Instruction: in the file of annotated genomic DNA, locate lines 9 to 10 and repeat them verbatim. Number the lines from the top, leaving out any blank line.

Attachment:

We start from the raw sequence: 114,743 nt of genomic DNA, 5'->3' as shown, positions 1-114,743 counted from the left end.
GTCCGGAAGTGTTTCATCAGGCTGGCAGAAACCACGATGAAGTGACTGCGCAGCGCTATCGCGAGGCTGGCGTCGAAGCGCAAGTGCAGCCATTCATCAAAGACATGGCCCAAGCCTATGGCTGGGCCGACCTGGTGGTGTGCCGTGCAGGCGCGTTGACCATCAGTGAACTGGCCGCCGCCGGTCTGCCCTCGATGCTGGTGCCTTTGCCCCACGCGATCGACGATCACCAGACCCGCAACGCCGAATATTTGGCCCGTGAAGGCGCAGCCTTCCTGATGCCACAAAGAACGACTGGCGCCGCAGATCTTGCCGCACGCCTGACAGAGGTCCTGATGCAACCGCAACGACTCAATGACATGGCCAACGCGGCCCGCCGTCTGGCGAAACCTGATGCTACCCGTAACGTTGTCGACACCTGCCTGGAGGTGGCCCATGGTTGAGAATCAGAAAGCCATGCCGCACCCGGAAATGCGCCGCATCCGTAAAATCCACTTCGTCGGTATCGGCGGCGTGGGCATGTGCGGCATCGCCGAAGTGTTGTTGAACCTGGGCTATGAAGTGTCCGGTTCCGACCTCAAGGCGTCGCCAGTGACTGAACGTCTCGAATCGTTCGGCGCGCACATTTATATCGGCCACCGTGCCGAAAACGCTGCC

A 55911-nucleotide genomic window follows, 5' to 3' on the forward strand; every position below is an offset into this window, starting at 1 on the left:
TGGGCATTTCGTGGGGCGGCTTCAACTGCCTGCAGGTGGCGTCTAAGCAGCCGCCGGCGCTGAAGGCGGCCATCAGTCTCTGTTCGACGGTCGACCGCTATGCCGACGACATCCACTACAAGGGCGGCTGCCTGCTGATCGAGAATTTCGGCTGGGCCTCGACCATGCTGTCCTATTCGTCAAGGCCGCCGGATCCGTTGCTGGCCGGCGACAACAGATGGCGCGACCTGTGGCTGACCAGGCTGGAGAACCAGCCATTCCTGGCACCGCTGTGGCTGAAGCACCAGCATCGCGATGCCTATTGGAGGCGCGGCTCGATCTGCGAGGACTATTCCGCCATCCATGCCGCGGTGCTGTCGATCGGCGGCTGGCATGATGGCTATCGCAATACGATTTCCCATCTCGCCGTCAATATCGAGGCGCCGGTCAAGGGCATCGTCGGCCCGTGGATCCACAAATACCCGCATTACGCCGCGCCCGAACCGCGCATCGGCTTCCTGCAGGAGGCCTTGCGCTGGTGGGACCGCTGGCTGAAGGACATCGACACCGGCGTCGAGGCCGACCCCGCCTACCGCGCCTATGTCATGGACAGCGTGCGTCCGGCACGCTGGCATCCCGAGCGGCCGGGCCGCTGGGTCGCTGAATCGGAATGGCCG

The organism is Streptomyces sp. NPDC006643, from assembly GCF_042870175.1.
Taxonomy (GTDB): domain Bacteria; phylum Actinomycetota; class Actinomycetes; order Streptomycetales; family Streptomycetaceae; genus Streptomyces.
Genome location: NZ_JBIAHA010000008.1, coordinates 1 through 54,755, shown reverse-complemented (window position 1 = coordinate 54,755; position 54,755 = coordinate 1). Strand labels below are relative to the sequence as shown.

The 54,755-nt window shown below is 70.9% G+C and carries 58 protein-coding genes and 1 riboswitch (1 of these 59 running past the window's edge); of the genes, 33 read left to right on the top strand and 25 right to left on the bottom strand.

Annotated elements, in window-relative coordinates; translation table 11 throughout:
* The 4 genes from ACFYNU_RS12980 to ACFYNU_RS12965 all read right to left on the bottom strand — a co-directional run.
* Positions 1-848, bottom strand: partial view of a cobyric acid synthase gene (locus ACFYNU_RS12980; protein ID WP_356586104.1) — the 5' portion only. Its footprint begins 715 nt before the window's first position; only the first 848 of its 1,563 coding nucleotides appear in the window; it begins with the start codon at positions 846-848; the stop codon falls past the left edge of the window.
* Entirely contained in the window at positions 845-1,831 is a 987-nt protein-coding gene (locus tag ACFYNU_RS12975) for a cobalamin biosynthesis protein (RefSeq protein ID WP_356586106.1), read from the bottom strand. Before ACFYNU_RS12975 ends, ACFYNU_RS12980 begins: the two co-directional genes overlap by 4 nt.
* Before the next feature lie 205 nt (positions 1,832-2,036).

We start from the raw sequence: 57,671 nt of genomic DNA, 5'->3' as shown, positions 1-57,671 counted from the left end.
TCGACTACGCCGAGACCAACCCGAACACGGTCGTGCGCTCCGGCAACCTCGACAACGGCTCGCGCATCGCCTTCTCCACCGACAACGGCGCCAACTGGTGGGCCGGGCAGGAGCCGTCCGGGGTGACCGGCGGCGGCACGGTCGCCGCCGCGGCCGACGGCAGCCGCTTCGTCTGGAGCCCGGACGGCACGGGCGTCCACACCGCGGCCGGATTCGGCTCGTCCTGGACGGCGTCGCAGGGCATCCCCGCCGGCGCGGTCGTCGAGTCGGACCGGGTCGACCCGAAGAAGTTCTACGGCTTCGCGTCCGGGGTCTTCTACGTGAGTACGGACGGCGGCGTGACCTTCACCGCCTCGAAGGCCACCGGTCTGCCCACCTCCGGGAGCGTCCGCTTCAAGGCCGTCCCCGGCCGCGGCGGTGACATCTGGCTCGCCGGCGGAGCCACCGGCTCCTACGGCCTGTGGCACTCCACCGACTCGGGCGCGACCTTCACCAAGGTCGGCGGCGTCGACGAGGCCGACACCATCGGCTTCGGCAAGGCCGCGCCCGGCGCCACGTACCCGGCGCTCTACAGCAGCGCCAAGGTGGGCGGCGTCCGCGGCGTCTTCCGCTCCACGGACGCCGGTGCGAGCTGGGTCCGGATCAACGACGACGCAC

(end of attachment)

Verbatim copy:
Annotated elements, in window-relative coordinates; translation table 11 throughout:
* The 4 genes from ACFYNU_RS12980 to ACFYNU_RS12965 all read right to left on the bottom strand — a co-directional run.